Pastis

In ancient times Dionysus and Bacchus preferred the fruit of the vine, which is understandable: they were, after all, the gods of wine. But I like to imagine that the favorite tipple of their fellow deities up there on Mount Olympus was something more akin to that other great drink of the Mediterranean basin—the anise-flavored spirit that has reached its modern apotheosis in the drink the French call pastis.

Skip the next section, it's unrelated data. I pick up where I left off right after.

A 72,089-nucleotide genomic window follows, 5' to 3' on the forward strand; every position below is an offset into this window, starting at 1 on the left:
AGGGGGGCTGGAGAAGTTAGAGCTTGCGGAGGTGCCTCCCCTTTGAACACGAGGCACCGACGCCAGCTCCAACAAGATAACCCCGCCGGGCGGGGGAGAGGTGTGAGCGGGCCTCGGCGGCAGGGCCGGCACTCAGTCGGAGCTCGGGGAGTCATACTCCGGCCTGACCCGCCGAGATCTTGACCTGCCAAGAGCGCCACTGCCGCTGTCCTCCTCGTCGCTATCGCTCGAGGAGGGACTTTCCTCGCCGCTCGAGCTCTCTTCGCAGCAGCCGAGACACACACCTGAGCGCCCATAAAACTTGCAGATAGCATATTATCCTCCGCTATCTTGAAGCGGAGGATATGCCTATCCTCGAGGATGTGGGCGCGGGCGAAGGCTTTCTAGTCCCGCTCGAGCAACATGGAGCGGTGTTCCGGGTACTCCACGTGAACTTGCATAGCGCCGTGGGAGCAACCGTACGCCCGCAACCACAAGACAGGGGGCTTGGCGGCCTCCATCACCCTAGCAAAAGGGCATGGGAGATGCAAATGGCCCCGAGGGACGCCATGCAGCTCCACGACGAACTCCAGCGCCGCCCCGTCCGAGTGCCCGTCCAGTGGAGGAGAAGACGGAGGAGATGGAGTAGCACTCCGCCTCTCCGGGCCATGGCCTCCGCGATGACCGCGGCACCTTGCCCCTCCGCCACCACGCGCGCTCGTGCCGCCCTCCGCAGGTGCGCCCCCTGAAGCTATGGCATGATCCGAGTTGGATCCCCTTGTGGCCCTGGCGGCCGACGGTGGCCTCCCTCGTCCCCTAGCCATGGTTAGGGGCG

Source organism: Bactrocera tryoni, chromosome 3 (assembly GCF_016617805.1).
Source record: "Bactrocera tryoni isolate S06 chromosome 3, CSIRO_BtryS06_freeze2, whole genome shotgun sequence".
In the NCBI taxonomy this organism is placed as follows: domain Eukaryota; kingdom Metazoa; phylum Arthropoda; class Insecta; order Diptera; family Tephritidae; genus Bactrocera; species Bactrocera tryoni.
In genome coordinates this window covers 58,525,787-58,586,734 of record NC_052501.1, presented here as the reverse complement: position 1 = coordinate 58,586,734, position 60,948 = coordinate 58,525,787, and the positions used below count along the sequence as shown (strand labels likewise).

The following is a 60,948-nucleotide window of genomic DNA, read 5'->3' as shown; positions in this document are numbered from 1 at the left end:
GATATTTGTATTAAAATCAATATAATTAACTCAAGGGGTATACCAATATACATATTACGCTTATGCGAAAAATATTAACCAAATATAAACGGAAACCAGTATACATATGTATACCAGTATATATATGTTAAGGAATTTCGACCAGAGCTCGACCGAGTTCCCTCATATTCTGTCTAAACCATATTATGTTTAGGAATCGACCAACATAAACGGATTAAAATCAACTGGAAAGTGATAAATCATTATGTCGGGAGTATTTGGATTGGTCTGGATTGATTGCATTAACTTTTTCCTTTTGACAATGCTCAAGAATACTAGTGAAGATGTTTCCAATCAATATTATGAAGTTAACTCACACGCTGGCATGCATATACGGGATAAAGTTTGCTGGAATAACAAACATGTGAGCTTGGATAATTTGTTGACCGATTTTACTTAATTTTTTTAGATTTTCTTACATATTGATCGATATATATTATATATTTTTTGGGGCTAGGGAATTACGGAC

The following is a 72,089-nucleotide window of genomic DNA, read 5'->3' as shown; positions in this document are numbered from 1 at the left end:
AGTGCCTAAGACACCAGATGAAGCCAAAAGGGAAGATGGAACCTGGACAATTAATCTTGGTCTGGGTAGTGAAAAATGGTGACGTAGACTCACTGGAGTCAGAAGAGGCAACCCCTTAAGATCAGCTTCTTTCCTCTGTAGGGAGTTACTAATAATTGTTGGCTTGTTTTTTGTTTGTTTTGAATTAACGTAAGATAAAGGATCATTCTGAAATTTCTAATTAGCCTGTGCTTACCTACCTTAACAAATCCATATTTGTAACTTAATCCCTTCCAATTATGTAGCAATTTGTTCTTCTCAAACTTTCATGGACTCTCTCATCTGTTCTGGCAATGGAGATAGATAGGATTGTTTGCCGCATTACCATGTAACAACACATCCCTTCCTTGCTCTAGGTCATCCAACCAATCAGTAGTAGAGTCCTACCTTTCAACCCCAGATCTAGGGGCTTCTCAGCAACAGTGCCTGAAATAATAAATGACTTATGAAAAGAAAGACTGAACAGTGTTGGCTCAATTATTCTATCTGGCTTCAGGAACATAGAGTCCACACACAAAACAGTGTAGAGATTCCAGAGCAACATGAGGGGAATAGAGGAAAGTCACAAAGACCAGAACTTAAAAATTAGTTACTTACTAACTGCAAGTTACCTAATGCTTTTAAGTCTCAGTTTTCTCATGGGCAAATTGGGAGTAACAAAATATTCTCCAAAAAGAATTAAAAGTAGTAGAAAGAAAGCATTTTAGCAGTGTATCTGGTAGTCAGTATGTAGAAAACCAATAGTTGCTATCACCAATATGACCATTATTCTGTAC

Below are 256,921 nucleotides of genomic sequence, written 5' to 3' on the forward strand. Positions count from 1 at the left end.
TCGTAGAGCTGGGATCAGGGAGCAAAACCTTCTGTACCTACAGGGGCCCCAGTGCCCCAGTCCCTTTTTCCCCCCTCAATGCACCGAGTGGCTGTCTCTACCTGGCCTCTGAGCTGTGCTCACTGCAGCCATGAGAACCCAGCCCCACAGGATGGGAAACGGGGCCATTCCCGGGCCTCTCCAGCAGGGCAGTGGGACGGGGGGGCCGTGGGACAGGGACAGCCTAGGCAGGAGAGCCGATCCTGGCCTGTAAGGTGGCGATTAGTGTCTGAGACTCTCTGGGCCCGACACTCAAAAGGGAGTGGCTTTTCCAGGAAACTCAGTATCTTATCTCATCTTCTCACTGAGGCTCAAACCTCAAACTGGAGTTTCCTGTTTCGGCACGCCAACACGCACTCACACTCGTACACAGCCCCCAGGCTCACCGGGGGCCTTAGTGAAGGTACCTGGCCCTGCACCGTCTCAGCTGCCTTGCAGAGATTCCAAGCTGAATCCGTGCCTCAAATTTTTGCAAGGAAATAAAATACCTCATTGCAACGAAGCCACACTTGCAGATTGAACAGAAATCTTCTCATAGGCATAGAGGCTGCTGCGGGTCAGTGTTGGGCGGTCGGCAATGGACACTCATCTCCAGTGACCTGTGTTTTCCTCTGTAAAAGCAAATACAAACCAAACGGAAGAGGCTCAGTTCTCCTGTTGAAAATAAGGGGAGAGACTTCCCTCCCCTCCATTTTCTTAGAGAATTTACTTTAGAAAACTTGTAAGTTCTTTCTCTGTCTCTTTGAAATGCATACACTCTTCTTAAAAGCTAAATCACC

Other countries boast their own versions of this ancient drink. The Greeks call theirs ouzo, the Turks have their raki and when they’re not at loggerheads with each other the Lebanese and Syrians uncork the arak. Carrying on a tradition that allegedly began in ancient Rome, the Italians sip sweet sambuca, one of those drinks you carry home with you from vacation and subsequently wonder why. But it’s in France, and particularly the sun-drenched southern parts of the country, that this drink comes into its own.